What’s Holding You Back from Being an “Example B” Recruiter?

There are many factors (or as we like to call them, “excuses”) that may be to blame for holding Example A recruiters back from improving. Here are just a few that we have heard:

  • They’re too comfortable.
  • They’re too set in their ways.
  • They have a fear of change.
  • They work under policies to post jobs a certain way.
  • There’s not enough time to change.

Why Should You Improve?

Not a single factor mentioned above is set in stone. All of those hurdles can easily be overcome, and there are some very convincing reasons as to why they should be. By becoming an Example B recruiter, you can:

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  • Attract more top-tier candidates, including passive candidates, who require a much stronger effort to be wooed and sold to apply.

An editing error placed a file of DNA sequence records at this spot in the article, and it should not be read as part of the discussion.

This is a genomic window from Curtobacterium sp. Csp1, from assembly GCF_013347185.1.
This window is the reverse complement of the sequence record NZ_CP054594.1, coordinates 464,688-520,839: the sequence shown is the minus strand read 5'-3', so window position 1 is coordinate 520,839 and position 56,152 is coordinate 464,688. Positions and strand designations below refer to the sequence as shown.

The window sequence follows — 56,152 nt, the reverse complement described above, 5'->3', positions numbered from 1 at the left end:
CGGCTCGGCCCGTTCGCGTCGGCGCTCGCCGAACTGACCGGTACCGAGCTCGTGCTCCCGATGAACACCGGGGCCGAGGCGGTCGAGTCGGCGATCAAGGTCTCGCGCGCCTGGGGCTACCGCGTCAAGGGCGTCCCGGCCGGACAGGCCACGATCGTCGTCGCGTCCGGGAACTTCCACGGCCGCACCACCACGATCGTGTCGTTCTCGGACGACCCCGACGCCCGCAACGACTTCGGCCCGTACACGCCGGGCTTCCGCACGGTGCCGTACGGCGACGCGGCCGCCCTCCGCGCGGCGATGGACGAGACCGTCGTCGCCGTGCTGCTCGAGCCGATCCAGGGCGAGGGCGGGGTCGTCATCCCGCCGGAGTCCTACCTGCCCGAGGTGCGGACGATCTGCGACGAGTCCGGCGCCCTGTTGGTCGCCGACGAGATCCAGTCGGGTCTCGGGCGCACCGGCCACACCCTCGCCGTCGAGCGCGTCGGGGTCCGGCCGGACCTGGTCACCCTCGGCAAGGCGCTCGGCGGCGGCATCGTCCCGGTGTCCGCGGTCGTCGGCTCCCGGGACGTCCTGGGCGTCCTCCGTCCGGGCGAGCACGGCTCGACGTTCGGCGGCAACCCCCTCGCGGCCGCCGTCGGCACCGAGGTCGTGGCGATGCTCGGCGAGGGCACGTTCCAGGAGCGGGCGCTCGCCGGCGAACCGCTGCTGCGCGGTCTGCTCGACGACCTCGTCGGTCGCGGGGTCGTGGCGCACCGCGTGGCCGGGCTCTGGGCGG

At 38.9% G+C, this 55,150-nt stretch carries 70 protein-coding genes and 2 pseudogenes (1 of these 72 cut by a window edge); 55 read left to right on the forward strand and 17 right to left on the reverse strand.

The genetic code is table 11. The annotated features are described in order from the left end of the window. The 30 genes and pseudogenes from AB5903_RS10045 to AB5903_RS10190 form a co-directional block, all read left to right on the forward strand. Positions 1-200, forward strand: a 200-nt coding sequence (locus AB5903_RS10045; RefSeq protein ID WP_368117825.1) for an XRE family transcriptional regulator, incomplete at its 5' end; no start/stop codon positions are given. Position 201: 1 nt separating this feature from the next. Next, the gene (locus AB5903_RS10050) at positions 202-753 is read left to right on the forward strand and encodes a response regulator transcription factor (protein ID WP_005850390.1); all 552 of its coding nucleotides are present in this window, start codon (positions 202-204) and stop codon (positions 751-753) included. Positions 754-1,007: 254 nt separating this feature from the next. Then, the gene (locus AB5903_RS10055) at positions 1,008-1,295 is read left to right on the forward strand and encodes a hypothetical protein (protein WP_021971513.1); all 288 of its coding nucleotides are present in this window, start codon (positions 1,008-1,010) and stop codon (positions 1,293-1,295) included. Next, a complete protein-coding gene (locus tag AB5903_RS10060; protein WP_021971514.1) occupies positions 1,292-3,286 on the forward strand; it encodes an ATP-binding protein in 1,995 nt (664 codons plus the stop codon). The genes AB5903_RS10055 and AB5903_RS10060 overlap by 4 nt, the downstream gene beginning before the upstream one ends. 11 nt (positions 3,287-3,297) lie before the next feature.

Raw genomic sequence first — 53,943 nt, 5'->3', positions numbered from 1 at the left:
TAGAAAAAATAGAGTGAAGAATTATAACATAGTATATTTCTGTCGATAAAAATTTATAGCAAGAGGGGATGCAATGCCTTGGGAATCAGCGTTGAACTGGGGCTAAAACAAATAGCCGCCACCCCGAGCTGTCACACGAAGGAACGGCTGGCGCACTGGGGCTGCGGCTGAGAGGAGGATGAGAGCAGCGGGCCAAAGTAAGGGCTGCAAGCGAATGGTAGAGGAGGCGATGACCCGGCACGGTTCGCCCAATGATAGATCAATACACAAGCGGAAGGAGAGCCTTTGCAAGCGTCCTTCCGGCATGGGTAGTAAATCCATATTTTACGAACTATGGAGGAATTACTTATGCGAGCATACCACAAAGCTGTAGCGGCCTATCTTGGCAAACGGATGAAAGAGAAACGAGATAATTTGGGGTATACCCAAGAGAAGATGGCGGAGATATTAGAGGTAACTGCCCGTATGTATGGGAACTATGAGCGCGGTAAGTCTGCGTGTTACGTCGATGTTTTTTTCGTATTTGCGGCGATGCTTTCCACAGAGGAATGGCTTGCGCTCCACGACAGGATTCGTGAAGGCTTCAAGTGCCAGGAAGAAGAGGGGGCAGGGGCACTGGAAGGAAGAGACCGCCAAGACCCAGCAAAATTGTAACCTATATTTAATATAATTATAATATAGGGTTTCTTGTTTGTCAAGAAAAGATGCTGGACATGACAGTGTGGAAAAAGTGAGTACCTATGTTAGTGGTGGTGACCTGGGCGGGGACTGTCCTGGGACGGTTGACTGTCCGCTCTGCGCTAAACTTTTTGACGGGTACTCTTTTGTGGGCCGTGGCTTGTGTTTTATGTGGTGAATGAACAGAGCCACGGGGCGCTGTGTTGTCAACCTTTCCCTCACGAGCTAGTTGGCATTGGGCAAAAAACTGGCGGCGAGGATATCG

• Fill positions faster.
  • Improve the brand image of the company you’re recruiting for.
  • Feel great pride, knowing your enhanced skills have made a major positive impact for the company you’re recruiting for.
  • Enhance your reputation and standing with the company you’re recruiting for.
  • Improve your income and potential for promotion.
  • Strengthen your value and marketability.

How Do You Improve?

Getting from Example A to Example B isn’t that difficult, if you know what to do. So, how do you do it? It’s simple: let the B in Example B stand for “better”, and let that be a reminder to you as to how you improve. Here are some ideas for how you can better your online recruitment content:

  • Ask the manager you’re recruiting for better questions about how to sell their opportunity.